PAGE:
Improving Bone Density

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Dr Peter Gillespie. BVSc MACVS.

Fifty five million years of evolution has seen the horse develop from a small, dog sized creature with four toes on each leg into the tall, elegant, fleet-footed animal we know today. The requirement for speed as a means of eluding predators has lead to unique skeletal adaptations. Compared to most grazing animals a horse’s legs are disproportionately long and light. By keeping the heavy muscle mass at the base or pivot of the limb, the leg is able to swing like a pendulum. The net result is a relatively small amount of muscular effort at the shoulder and hip results in a large range of motion at the foot. This energy efficient apparatus allows the horse to maintain high speeds over longer distances compared to other mammals.

The necessity for the bones to be light enough to be transported efficiently without wasting energy has to be offset against the need for strength and rigidity – after all, structural support is the most important role of the skeleton. The long bones of the distal limbs have unique design features that allows them to effectively resist the upwards forces of impact and loading and the opposing downward forces of the horse’s own bodyweight. The hoof mechanism, tendons, muscles and ligaments help in this role.

To understand what happens to the forces of impact, it is helpful to study the stride during motion. Each stride can be divided into 2 parts; the contact phase when the foot is on the ground and the swing phase when it is off.
The contact phase can be further subdivided into

  • impact phase
  • loading phase
  • break-over phase

The impact phase occurs during the first few milliseconds after the hoof contacts the ground. During this phase the limb undergoes rapid deceleration. This sends a force as a series of waves through the limb which are initially absorbed by the hoof mechanism, followed by the bones and joints. Not surprisingly it is during this phase that most bone and joint injuries occur.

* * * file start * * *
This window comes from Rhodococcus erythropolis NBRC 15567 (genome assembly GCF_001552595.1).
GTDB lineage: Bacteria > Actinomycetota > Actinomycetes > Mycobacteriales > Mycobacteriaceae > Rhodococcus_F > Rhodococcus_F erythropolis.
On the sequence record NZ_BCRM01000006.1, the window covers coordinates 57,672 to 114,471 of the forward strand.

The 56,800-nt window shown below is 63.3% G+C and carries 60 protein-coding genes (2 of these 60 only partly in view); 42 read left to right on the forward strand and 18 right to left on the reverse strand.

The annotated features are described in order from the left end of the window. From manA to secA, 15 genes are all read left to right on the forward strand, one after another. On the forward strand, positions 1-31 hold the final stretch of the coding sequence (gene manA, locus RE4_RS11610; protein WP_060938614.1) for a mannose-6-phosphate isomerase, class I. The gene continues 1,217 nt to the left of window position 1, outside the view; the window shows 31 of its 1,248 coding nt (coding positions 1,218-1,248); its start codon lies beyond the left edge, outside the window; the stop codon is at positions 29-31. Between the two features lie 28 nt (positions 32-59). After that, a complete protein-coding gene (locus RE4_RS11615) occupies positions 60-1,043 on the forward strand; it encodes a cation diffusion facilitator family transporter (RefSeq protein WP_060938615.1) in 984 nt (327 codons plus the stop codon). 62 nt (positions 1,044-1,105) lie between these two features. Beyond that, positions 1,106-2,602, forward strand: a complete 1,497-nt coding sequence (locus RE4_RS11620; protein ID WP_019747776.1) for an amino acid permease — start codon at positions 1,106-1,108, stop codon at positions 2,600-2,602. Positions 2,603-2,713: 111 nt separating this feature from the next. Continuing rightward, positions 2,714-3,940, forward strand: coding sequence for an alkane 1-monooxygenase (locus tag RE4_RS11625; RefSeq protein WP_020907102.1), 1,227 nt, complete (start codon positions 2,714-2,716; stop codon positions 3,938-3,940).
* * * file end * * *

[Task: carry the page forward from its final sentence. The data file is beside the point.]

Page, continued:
The loading phase follows the impact phase. As the horse’s weight passes over the stationary hoof, the tendons and ligaments undergo maximum loading. Their inherent elasticity enables them to absorb the loading forces. Most tendon and ligament injuries occur during the loading phase.

The break-over phase begins when the heel of the foot leaves the ground and begins to rotate around the toe which is still in contact. Break over at the centre of the toe begins the swing phase of the stride. The forces on the limb during the swing phase are minimal.

Speed, conformation, hoof balance and track surface all have an effect on the magnitude and distribution of the impact and loading forces.

Speed has the greatest effect; remember the equation force = mass x acceleration? Obviously mass or weight remains constant during exercise but the faster a horse accelerates, the faster the limb decelerates at impact. Consequently the forces absorbed by the bones and joints increase. A horse travelling at race speeds is subjected to forces equivalent to three times its bodyweight.